In his discussion of forms unique to television, Raymond Williams notes the medium’s unique capacity to “enter a situation and show what is actually happening in it.” Editiorial choices by “directors, cameramen, and reporters” blur the boundary between factual report…and dramatic presentation.” This mingling of reality and fiction is both problematic and promising. Television can enter “areas of the immediate and contemporary public…and private action more fully and more powerfully than any other technology.”
Raymond Williams, in 1974, has predicted reality TV.
He briefly describes a certain serial, An American Family (1973) that is now regarded as the first true “reality TV” show. He describes how Californian families watched in amazement at the familiar made strange, and how this great “dramatic experiment” took advantage of the television camera’s role as a neutral observer. Without too much editing or scripting, producers could create a compelling and “true” portrait of the American family.
Reality TV has exploded within the last couple of decades, exploding in 2000 with Survivor and Big Brother. These were less “drama-documentary” and more “dramatic experiment”, though in each case, the “neutral” camera provided a unique perspective on the private moments of the participants. Raymond Williams’ “drama-documentary” has evolved into the modern “docudrama”. Many of the reality programs we’re familiar with fall within this category; they are often documentary style shows that capture often dramatic moments in the lives of ordinary–but more often, extraordinary–people. We are introduced to drastically different ways of living in shows like Sister Wives, 19 Kids and Counting, and Jon & Kate Plus 8. We escape our 9-5 jobs by following people on Deadliest Catch and Miami Ink. We downright gawk at the Real Housewives and Jersey Shore. TV seems to capture daily life in a way radio and cinema never could.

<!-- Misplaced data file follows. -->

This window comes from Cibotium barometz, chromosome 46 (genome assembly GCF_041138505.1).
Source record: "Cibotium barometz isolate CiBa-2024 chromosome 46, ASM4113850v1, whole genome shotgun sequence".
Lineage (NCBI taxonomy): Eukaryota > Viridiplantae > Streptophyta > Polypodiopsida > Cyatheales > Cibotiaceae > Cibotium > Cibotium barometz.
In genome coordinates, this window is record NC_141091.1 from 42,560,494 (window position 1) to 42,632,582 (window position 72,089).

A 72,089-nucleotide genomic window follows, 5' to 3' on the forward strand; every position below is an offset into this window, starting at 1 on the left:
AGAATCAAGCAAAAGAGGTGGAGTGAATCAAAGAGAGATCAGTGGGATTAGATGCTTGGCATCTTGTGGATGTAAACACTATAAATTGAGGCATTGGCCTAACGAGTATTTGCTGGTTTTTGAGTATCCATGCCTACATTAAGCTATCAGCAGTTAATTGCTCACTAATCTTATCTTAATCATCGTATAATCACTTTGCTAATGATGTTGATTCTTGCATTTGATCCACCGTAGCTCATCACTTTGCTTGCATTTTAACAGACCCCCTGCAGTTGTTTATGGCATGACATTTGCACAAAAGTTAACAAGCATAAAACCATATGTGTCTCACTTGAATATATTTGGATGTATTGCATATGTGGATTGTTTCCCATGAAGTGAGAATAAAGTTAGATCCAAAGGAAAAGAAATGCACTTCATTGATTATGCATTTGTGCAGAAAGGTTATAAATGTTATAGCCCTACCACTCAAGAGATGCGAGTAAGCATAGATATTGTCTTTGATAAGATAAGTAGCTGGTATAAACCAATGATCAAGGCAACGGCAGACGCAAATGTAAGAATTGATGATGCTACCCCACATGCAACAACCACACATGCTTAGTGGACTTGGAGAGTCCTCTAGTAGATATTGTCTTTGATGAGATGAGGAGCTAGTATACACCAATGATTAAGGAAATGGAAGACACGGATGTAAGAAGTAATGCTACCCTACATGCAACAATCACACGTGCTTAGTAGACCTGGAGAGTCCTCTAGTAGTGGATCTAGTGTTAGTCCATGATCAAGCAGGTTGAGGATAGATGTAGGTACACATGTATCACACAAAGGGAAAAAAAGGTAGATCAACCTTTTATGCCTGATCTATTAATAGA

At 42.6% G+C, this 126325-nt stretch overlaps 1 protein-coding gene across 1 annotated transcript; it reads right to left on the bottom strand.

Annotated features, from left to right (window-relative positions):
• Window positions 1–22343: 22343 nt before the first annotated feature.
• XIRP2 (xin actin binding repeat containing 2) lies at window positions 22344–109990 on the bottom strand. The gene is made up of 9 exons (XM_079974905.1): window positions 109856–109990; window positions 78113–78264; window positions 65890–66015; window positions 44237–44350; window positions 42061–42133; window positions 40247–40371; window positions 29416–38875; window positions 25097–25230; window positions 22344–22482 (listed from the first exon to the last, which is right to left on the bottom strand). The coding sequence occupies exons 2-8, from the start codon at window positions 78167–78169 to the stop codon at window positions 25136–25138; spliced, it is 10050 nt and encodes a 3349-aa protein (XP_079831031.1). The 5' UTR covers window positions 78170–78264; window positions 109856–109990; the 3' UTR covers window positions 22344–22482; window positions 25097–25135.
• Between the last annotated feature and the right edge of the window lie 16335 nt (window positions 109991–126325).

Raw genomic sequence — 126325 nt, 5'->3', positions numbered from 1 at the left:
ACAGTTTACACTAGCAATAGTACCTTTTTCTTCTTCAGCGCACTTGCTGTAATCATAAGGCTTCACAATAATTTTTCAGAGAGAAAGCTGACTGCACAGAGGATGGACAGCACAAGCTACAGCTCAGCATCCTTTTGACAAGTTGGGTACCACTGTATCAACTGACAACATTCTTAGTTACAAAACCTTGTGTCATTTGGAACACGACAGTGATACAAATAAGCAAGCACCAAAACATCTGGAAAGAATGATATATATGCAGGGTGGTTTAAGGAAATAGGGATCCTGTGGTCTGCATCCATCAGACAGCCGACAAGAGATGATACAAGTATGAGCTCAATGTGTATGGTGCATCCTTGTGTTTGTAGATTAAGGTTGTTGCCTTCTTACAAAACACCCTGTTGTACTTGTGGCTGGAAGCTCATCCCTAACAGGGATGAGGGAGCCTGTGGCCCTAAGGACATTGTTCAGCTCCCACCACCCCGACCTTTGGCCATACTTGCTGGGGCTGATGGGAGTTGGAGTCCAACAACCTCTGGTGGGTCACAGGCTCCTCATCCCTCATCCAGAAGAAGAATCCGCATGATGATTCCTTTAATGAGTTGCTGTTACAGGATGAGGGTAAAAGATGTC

I’m not sure whether Williams would be delighted or appalled with how the drama-documentary has turned out. On one hand, I’m sure he would be amazed by the diversity of perspectives available to the average viewer at the click of their remote. Hundreds of reality shows (dozens on TLC alone…) mean that when we are bored of our own lives, we can live vicariously through another–whether they are trudging through a swamp, getting a fashion makeover in New York City, or participating in a toddler beauty pageant. On the other hand, I am sure that many shows have long since passed the line into “entertainment” rather than enlightenment. But even the fluffiest of reality TV still allows the viewer a look into another’s life–however strange, disturbing, or inconsequential it may be.